This paper examines depictions of the "cyberchild," and the child at risk in Hollywood films and television advertisements portraying children's digital gaming. We examine fears of digital play and adjoining hopes for its conversion into a "productive" and educational practice. We find evidence of a stiflingly polarized conflict over children's digital gaming: young gamers are either delinquent and violent, or naturally adept "cyberchildren" with bright futures as information workers. We propose three reasons why this polarity remains unresolved, detail how issues of gender and class are sidelined, and suggest that cinematic and promotional depictions have both helped shape and reflect grossly exaggerated characterizations of the child gamer.
The project started out as a conference paper, which we presented at the PCA and CSA back in 2006, and which we then elaborated and refined in response to some of the great feedback we received from conference attendees, colleagues (a special thanks in that regard to Helen Kennedy and Graeme Kirkpatrick for their early support and comments), and peer reviewers. An enormous thanks to Karen Ross, Jane Wynn and Jane Anderson at Communication, Culture and Critique for agreeing to publish this piece and for making the entire process such a pleasant and expedient experience.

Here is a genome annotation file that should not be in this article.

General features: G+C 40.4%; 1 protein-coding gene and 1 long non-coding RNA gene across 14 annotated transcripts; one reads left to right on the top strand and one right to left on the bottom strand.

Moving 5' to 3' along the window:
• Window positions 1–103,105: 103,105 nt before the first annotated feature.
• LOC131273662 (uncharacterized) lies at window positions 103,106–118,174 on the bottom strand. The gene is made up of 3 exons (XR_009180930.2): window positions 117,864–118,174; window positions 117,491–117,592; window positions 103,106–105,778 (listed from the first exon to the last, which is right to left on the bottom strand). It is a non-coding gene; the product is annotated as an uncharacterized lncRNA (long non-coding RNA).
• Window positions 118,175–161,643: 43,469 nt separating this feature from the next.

Full citation for the piece is: Narine, N and S.M. Grimes (2009) "The Turbulent Rise of the "Child Gamer": Public Fears and Corporate Promises in Cinematic and Promotional Depictions of Children's Digital Play." Communication, Culture & Critique, Volume 2 Issue 3, pp. 319-338.